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Unions representing Nassau County employees filed suit against NIFA after it instituted a year-long wage freeze for all county employees. The unions alleged that the wage freeze, because it was a legislative act that was not reasonable and necessary to achieve NIFA's purported goal of fiscal soundness, violated the Contracts Clause of the United States Constitution. The district court held that NIFA's implementation of the wage freeze was administrative, rather than legislative, and granted summary judgment for defendants.The Second Circuit held that NIFA's wage freeze did not violate the Contracts Clause and affirmed the district court's grant of summary judgment. The court assumed without deciding that NIFA's imposition of the wage freeze was legislative in nature, and held that the wage freeze was a reasonable and necessary means to achieve NIFA's asserted end of ensuring the continued fiscal health of the county. View "Sullivan v. Nassau County Interim Finance Authority" on Justia Law

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Vaughn sued Phoenix House, a drug treatment facility, under 42 U.S.C. 1983, the Fair Labor Standards Act (FLSA) and the New York Labor Law (NYLL), alleging that he was not paid for work he performed while a patient there. Following a remand, the complaint was dismissed for a second time. The Second Circuit affirmed. The section 1983 claim was untimely. Vaughn was not an employee of Phoenix House within the meaning of the FLSA. The court analyzed the “Glatt” factors, used for assessing unpaid internships, to apply the “primary beneficiary test.” Although Vaughn was not compensated for his work duties, Vaughn received significant benefits from staying at Phoenix House. He was permitted to receive rehabilitation treatment there in lieu of a jail sentence and was provided with food, a place to live, therapy, vocational training, and jobs that kept him busy and off drugs. View "Vaughn v. Phoenix House New York, Inc." on Justia Law

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A party who complied with directly controlling Supreme Court precedent in collecting fair-share fees cannot be held liable for monetary damages under 42 U.S.C. 1983.The Second Circuit affirmed the district court's dismissal of plaintiff's Second Amended Complaint, alleging First and Fourteenth Amendment claims brought pursuant to 42 U.S.C. 1983 to obtain repayment of fair-share union fees. The court held that, because defendants collected fair share fees in reliance on directly controlling Supreme Court precedent and then-valid state statutes, their reliance was objectively reasonable, and they are entitled to a good-faith defense as a matter of law. The court reviewed plaintiff's remaining arguments and found them to be without merit. View "Wholean v. CSEA SEIU Local 2001" on Justia Law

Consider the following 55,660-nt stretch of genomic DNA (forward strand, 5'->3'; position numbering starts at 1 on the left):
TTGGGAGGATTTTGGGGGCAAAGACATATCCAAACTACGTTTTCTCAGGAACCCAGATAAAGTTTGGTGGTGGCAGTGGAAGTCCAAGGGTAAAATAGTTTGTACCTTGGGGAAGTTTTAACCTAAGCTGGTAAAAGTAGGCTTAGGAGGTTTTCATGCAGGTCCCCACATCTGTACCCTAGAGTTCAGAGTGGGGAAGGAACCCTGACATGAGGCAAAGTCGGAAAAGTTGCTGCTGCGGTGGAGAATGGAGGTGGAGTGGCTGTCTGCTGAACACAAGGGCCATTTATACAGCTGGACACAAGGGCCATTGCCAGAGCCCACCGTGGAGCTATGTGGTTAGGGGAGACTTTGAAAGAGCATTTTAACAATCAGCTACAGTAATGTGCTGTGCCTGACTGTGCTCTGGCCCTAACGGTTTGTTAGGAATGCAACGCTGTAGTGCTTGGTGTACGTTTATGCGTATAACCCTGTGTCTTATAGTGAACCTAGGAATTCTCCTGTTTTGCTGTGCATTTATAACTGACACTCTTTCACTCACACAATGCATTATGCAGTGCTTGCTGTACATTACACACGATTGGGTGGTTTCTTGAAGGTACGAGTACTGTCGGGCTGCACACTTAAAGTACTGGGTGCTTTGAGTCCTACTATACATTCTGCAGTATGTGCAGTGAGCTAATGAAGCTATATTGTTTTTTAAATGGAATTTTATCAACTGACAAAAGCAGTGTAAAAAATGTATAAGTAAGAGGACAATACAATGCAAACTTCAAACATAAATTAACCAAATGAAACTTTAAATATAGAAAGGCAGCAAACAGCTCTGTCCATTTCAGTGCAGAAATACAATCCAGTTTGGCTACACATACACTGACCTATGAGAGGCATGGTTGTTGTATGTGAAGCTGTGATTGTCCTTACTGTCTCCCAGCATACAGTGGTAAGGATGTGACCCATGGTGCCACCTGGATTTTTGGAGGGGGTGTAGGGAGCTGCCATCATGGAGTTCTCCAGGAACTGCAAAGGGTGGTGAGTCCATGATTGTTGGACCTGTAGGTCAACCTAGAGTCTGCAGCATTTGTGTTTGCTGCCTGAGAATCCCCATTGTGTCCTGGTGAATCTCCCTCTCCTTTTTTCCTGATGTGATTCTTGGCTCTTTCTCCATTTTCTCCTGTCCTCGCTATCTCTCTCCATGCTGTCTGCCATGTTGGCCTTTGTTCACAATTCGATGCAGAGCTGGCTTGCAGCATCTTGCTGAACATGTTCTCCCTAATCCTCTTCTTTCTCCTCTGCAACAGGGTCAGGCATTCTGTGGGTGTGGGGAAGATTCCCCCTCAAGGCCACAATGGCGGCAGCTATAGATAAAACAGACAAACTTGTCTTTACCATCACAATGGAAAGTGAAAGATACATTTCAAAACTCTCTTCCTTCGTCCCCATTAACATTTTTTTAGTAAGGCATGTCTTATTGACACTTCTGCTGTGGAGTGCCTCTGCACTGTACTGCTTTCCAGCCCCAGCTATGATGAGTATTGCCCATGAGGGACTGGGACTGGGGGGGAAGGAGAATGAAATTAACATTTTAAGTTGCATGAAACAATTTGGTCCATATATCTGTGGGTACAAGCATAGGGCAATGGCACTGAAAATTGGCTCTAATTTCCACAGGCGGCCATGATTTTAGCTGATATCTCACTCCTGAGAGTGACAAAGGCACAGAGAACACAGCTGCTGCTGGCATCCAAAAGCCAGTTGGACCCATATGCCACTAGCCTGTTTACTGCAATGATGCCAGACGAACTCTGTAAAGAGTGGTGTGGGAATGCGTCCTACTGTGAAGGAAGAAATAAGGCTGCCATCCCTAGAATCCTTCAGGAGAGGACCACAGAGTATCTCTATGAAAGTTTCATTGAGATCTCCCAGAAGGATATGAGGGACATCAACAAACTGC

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The Second Circuit vacated the district court's grant of defendant's motion for partial summary judgment and dismissal of plaintiffs' claims for overtime pay under the New York Labor Law's (NYLL) overtime-pay provision.The court held that, although the district court correctly concluded that plaintiffs were ineligible for overtime pay at a rate of one and one-half times their regular wage, the district court erred in holding that plaintiffs were ineligible for any overtime pay under the NYLL. The court explained that a plain reading of the NYLL's overtime-pay provision demonstrates that employees subject to certain exemptions under the Fair Labor Standards Act, including the Motor Carrier Exemption, must be paid overtime at a rate of one and one-half times the minimum wage. Accordingly, the court remanded for further proceedings. View "Hayward v. IBI Armored Services, Inc." on Justia Law